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I am trying to solve the following problem:

Consider the $n\times n$ matrix over $\mathbb{R}$ :

\begin{equation*} \left( \begin{array}{cccccc} 1 & -1 & 0 & \cdots & 0 & 0 \newline 0 & 1 & -1 & \cdots & 0 & 0 \newline 0 & 0 & 1 & \cdots & 0 & 0 \newline \cdot & & & & & \newline \cdot & & & & & \newline 0 & 0 & 0 & \cdots & 1 & -1 \newline -1 & 0 & 0 & \cdots & 0 & 1% \end{array}% \right). \end{equation*}

(a) Calculate its characteristic polynomial.

(b) Find an eigenvalue of this matrix and a corresponding eigenvector.

(c) What is the multiplicity of your eigenvalue?

(d) Is this matrix invertible? Why?.

My try for (a) is as follows, but I think it is not right! Also any help for b,c, and d is appreciated.

The characteristic polynomial of a matrix $A$ is given by $\det(A - \lambda I)$, where $I$ is the identity matrix and $\lambda$ is an eigenvalue of $A$. For the given matrix, the characteristic polynomial is

\begin{align*} \det\left(\left( \begin{array}{cccccc} 1 & -1 & 0 & \cdots & 0 & 0 \newline 0 & 1 & -1 & \cdots & 0 & 0 \newline 0 & 0 & 1 & \cdots & 0 & 0 \newline \cdot & & & & & \newline \cdot & & & & & \newline 0 & 0 & 0 & \cdots & 1 & -1 \newline -1 & 0 & 0 & \cdots & 0 & 1% \end{array}% \right) - \lambda I\right) \\ = \det\left( \begin{array}{cccccc} 1-\lambda & -1 & 0 & \cdots & 0 & 0 \newline 0 & 1-\lambda & -1 & \cdots & 0 & 0 \newline 0 & 0 & 1-\lambda & \cdots & 0 & 0 \newline \cdot & & & & & \newline \cdot & & & & & \newline 0 & 0 & 0 & \cdots & 1-\lambda & -1 \newline -1 & 0 & 0 & \cdots & 0 & 1-\lambda% \end{array}% \right) \end{align*} \begin{align*} = (1-\lambda)^{n-1} \det\left( \begin{array}{ccccc} 1-\lambda & -1 \newline -1 & 1-\lambda% \end{array}% \right) \newline = (1-\lambda)^{n-1} [(1-\lambda)^2 + 1]. \end{align*}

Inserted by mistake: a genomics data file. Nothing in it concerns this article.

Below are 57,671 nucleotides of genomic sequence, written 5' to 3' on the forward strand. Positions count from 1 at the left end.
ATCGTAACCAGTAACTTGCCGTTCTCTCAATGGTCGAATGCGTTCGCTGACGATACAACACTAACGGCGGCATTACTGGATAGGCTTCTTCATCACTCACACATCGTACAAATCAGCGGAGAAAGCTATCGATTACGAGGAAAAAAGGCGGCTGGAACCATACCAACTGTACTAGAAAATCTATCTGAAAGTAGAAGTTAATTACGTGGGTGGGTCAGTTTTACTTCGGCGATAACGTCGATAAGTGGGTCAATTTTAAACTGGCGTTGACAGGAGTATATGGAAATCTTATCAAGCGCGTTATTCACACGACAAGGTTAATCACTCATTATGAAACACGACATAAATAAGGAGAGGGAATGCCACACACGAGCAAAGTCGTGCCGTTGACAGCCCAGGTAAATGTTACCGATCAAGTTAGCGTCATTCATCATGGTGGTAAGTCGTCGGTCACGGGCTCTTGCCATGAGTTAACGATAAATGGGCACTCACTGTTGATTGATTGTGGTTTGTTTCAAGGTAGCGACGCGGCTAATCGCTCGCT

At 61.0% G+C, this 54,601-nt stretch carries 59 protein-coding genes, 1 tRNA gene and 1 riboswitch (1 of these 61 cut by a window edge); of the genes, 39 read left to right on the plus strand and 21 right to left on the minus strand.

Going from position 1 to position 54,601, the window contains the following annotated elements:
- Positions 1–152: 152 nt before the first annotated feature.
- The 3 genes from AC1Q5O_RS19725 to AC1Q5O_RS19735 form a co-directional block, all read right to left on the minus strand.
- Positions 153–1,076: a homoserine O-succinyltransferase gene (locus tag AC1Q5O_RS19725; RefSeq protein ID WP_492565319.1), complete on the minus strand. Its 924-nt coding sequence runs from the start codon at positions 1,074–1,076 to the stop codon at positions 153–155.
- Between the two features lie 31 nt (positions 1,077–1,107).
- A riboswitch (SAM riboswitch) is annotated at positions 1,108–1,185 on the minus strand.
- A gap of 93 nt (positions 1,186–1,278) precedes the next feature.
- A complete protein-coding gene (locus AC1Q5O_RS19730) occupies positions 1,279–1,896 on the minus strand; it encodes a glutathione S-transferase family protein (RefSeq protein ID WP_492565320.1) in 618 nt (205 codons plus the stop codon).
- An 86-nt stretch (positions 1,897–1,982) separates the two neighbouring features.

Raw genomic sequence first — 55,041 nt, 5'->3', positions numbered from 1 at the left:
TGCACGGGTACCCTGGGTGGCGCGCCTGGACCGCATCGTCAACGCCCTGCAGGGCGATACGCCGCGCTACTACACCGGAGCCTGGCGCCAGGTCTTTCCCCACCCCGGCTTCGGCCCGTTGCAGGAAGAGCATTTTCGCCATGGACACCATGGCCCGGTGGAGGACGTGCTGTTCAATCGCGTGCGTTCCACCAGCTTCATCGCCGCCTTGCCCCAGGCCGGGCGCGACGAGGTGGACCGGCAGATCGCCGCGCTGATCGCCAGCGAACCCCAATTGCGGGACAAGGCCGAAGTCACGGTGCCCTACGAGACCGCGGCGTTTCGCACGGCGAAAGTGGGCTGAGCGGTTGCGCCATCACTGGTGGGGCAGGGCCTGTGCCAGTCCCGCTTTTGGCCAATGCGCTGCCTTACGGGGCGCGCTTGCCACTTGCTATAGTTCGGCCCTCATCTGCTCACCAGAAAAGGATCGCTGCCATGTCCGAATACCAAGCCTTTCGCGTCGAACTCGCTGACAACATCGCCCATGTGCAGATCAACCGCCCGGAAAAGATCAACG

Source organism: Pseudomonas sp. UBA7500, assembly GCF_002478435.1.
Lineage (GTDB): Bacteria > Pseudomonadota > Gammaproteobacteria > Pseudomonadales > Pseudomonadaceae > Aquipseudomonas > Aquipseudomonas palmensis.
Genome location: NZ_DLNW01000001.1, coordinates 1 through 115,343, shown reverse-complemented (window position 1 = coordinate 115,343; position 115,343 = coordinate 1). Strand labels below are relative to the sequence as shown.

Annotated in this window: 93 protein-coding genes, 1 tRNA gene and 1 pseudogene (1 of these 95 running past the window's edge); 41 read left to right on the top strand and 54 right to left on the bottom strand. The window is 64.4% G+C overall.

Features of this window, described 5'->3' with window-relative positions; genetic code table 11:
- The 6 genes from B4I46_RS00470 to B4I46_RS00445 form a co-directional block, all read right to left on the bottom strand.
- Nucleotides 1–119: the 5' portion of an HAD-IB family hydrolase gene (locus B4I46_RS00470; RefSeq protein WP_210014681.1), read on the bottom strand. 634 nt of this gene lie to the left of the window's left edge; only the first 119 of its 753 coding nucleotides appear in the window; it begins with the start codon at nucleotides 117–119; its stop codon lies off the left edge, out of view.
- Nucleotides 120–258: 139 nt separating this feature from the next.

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    $\begingroup$ The matrix you have can be written as $A=I-P$ where $P$ is a permutation matrix. It is also quite a nice permutation, and you can find it's characteristic polynomial quite easily. $\endgroup$ Feb 2, 2023 at 6:42
  • $\begingroup$ @UmeshShankar could you give more details, please $\endgroup$
    – Math Lover
    Feb 2, 2023 at 6:55
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    $\begingroup$ Note that $P^n =I$ so $(I-A)^n = I$. For (b) consider the vector of ones. Part (c) follows from (a) and (d) follows from (b). $\endgroup$
    – copper.hat
    Feb 2, 2023 at 7:18
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    $\begingroup$ It is a circulant matrix, whose eigenvalues are well known. $\endgroup$
    – Jean Marie
    Feb 2, 2023 at 7:53

1 Answer 1

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Say $n\gt1.$ The characteristic polynomial is $$p_A(\lambda) =(1-\lambda) ^n-1.$$

So $\lambda =0$ is an eigenvalue, of multiplicity $1$. An eigenvector is $\begin {pmatrix}1\\1\\\vdots \\1\end{pmatrix}.$

The determinant is $0$, since $0$ is an eigenvalue.

And $A$ is not invertible.

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